Some nice rhythm guitar followed by a Prince scream begins us into Sexy Dancer. The tone and attitude is just right on this one, and the music itself does sound like a sexy dancer. The music is strong, but there is a nice funk guitar slithering underneath that gives it a sexy feel. There is a lot of crowd noise, and I guess Prince is doing some sort of sexy dance. It doesn’t matter that I can’t see it, as there is plenty for me to listen to. There is plenty of time for a keyboard break, and some more funky rhythm guitar. The rhythm guitar is a little low when it gets its break, but I can still hear it OK. The piano keyboard that follows is the best part of the song for me, it plays for a while, both doing it on thing, as well as interacting with the rest of the band. The song ends right after this with a bubble of electronic noise.

Sister takes us in another direction entirely, its upbeat, noise and brash. Again Princes vocals are loud but I can’t make out his words, and its probably just as well in this case! The rest of the band play with energy, and the song is over in less than two minutes. It was almost a diversion rather than a song.

Dirty Mind Prince2

The pop sounds of I Wanna Be Your Lover follows next. I have always preferred the live versions of this compared to the album version, they seem to have more intensity and grit to them. This is no exception, the crowd love this one, and the band do play it well. The bass and Prince are picked up best by the recording, so the keyboard sound is secondary to the bass. I’m sure that’s not the case, but on this recording that’s what I can hear best. It’s not a bad thing I do enjoy grooving along to the bass, and Princes vocals almost have me singing along. The coda is relatively short and it’s a nice lead in to what I know is coming next.

A blast on the keyboard signals the beginning of Head. I have never heard a version of Head that I didn’t love, and this one is no exception. Right from the start there is plenty of screams and yells for the crowd and I am right with them. Even on audience recordings Head still pops out of the speakers at me nice and strong. The keyboard stabs are captured well by the recording and of course the bass and Prince vocals. The audience sing enthusiastically throughout, and at one stage are chanting “head, head, head, head, head” There is an interesting little drum roll into a quirky keyboard break that I hadn’t heard before. It’s after Dr Finks main solo, and I can’t explain it well, but I do like it. The song quiets down to just bass and cymbals, and the crowd can be heard chanting ” you gonna have to fight your own damn war, we don’t want to fight no more” A very cool moment, before some keyboard stabs and Princes guitar begins. After some guitar noodling the keyboard comes faster than I had heard before and again it’s an interesting variation on a song I have heard plenty of times. It ends not as I expect with the strong sound of Princes guitar, but instead just sort of fades to an end. Surprising, but very enjoyable.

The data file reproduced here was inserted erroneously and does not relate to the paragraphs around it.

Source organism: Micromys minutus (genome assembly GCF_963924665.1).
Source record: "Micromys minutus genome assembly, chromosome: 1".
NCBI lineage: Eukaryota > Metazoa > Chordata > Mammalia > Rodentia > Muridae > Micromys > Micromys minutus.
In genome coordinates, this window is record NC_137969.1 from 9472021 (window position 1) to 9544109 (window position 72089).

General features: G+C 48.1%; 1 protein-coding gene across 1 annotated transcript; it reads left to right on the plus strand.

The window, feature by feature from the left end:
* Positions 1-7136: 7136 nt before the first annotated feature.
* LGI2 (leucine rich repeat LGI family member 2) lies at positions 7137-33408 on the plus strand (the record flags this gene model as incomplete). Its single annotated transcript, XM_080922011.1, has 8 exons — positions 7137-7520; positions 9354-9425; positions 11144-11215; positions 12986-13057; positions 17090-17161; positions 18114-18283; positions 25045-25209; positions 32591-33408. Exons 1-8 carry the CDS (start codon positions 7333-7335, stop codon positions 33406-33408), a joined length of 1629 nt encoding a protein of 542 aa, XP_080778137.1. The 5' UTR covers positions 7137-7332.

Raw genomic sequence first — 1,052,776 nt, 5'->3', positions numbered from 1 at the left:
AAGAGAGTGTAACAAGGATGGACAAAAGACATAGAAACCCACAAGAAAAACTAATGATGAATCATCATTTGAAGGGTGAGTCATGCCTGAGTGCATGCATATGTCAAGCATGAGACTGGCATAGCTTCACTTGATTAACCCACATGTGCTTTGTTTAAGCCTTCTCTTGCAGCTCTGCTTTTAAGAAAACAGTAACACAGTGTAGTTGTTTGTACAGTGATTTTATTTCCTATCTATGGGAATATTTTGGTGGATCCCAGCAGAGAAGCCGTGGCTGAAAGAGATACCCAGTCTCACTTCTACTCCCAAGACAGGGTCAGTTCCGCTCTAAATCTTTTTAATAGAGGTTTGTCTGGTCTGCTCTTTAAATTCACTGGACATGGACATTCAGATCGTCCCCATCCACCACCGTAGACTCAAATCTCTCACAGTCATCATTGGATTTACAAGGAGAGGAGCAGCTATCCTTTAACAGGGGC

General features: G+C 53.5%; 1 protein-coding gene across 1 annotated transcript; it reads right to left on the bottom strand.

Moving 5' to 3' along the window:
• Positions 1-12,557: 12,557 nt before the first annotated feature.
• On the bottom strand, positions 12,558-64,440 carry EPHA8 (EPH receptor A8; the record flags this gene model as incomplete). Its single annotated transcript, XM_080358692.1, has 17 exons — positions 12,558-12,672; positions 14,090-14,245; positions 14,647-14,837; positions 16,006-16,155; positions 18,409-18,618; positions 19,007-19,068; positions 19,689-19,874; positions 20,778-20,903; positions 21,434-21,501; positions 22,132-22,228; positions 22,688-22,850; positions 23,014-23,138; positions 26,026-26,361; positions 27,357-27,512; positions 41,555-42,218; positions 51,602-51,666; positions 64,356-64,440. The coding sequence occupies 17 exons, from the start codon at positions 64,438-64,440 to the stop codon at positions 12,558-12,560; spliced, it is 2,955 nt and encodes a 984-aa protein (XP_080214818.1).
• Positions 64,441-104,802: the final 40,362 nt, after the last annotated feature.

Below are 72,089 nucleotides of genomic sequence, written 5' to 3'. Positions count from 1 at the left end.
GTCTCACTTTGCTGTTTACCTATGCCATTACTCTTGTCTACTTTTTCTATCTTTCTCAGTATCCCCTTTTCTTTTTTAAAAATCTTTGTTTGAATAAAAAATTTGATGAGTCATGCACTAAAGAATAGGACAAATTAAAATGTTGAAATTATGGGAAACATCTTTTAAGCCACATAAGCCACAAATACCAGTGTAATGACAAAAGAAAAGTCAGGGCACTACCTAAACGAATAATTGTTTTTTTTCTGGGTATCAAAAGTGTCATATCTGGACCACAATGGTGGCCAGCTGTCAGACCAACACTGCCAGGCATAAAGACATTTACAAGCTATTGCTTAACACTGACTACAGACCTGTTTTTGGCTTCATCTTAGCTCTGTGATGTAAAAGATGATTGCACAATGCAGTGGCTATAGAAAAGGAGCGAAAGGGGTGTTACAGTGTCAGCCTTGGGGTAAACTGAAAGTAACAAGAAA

Still Waiting lacks the intensity of the last two songs, and the audience can’t be heard as much either. It seems lackluster after listening to 10 minutes of Head. But it’s not a bad song, so I am beginning to question its placement in the set list. The sound is better on this, I find it easy to listen to and Princes vocals sound sweet, although I still can’t understand what he is singing. The song takes a big up swing half way through, the recording changes, as Prince screams and the drums crash over the top. There is then another quiet passage of just Prince and the band singing, which is pretty much as good as it gets in this song. It’s a cool moment, but then the rest of the song doesn’t do much for me as the recording deteriorates.

Dirty Mind Prince

Partyup has a much tighter feel to it, and isn’t as bass heavy as other songs on the recording. The keyboards are more to the fore, and although I can’t hear the guitar as well the vocals do sound better. The song is played as we know it from the record, so there aren’t any surprises to be heard. There is plenty of noise, and keyboard from Dr Fink, and the drums are nicely in the mix too. It’s played for what it is, an audience pleaser, and you do hear the audience chanting near the end, and all the while Dr Fink keeps the keyboard noise going. It’s does sound just like on the album, but it runs out to eight minutes here, as the end is played out and the crowd begin chanting, although you can barely hear them due to the glorious racket the band is making.

There is a brief pause and then the band returns with Uptown. I have always thought that Uptown is thematically very similar to Partyup, so I was surprised to hear them side by side on this recording. Uptown is much better than Partyup here, and I enjoy it much more. It’s got a clean sound, and is very danceable. There is some excellent guitar work, and a great solo. Unfortunately it’s a very quiet on the recording, but it does sound fantastic. The band stops and there is plenty more guitar that I can barely hear. A shame, but that is the way with audience recordings. There is a drum beat that begins some more guitar playing, but it all sounds like it’s far away.